Kurt Arrigo is Malta’s most eminent and one of the world’s finest marine photographers. ­­­­ His illustrious and diverse career has seen him capture dramatic action at elite international sporting events, portray A-list Hollywood stars, swim with hammerhead sharks and undertake intrepid environmental projects from the Galapagos to the Himalayas.

Kurt’s career in professional sailing photography began when he was assigned to the 1992 America’s Cup. A rare flair for capturing and combining the intensity of the drama on the race course and the aesthetically pleasing aspects of the sport has enabled Kurt to pursue a career covering sailing across the globe. Kurt has been an official yachting photographer for over a decade providing iconic moments from international classics like the Rolex Sydney Hobart and the Rolex Fastnet from both the air and the water. In 2012, he was awarded the prestigious Yacht Racing Image of the Year, prevailing in a high-class international competition. His work has also been recognized at the prestigious 1995 Underwater World Championships of Photography held in the Red Sea, and in the Communications Arts Photography Annual 1997.




Malta is an archipelago in the central Mediterranean, situated 80 km south of the Italian island of Sicily across the Malta Channel. Only the three largest islands – Malta, Gozo and Comino – are inhabited. The smaller islands are uninhabited. The islands of the archipelago lie on the Malta plateau, a shallow shelf formed from the high points of a land bridge between Sicily and North Africa that became isolated as sea levels rose after the last Ice Age.The archipelago is therefore situated in the zone between the Eurasian and African tectonic plates.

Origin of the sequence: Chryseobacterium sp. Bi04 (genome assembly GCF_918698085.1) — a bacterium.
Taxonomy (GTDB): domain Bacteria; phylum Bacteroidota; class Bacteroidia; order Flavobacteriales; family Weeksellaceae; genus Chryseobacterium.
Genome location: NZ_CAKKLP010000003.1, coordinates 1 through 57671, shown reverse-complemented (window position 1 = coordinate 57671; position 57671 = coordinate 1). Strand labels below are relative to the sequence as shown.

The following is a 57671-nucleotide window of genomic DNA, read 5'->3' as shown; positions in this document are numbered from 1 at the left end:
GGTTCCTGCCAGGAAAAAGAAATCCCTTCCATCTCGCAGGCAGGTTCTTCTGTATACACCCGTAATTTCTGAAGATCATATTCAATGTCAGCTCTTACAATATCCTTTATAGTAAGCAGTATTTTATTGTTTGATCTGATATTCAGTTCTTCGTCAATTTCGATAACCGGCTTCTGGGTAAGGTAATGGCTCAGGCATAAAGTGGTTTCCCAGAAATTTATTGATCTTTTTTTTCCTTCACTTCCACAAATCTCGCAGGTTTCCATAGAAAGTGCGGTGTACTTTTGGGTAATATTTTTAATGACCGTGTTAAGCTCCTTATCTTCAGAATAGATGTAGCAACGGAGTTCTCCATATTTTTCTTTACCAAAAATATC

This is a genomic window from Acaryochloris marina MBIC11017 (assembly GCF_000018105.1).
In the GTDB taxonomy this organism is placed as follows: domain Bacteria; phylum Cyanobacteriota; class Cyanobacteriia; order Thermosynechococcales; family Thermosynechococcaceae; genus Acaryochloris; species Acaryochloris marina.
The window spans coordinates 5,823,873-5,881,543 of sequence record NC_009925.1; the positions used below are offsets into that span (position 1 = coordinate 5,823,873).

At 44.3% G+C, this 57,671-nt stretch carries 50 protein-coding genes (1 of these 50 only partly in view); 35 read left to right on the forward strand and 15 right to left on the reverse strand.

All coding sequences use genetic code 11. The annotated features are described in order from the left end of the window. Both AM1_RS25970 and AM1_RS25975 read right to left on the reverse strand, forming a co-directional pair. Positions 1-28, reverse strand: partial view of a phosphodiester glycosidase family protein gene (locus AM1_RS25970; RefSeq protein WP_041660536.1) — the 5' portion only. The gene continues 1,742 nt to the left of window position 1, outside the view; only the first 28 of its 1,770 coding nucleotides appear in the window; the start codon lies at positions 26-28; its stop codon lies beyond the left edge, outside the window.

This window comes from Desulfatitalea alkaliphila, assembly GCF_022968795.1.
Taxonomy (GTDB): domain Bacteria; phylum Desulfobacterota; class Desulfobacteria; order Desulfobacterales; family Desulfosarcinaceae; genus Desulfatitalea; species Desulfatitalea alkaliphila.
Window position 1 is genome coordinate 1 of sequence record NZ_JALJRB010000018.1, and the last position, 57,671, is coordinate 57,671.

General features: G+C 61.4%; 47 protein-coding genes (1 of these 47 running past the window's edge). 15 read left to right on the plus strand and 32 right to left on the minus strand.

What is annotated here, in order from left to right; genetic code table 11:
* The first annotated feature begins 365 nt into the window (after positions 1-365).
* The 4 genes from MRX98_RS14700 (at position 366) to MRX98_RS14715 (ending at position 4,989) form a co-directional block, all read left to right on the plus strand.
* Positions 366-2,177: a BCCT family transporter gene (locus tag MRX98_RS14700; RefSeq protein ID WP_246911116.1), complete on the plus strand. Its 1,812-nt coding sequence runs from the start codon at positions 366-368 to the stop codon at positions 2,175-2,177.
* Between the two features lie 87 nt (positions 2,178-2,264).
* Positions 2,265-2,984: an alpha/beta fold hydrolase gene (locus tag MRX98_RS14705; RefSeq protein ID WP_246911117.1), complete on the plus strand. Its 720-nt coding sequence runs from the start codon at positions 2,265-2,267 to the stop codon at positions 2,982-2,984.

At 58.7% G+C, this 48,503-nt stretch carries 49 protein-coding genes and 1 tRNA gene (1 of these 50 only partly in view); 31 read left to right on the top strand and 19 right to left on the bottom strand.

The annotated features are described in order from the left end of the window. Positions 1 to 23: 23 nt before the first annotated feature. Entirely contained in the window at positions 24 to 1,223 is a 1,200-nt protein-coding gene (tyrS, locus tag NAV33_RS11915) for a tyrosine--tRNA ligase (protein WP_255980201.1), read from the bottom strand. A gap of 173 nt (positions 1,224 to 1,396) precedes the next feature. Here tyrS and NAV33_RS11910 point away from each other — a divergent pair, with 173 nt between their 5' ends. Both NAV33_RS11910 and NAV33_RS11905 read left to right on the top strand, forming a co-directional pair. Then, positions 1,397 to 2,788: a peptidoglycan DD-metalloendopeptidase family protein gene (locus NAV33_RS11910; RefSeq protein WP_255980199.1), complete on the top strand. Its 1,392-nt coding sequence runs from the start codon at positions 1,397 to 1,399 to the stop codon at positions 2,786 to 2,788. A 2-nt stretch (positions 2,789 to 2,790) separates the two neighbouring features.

Numerous bays along the indented coastline of the islands provide good harbours. The landscape consists of low hills with terraced fields. The highest point in Malta is Ta’ Dmejrek, at 253 m, near Dingli. Although there are some small rivers at times of high rainfall, there are no permanent rivers or lakes on Malta. However, some watercourses have fresh water running all year round at Bahija near Ras ir-Raheb, at l-Imtahleb and San Martin, and at Lunzjata Valley in Gozo. Phytogeographically, Malta belongs to the Liguro-Tyrrhenian province of the Mediterranean Region withinthe Boreal Kingdom. According to the WWF, the territory of Malta belongs to the ecoregion of “Mediterranean Forests, Woodlands and Scrub”.





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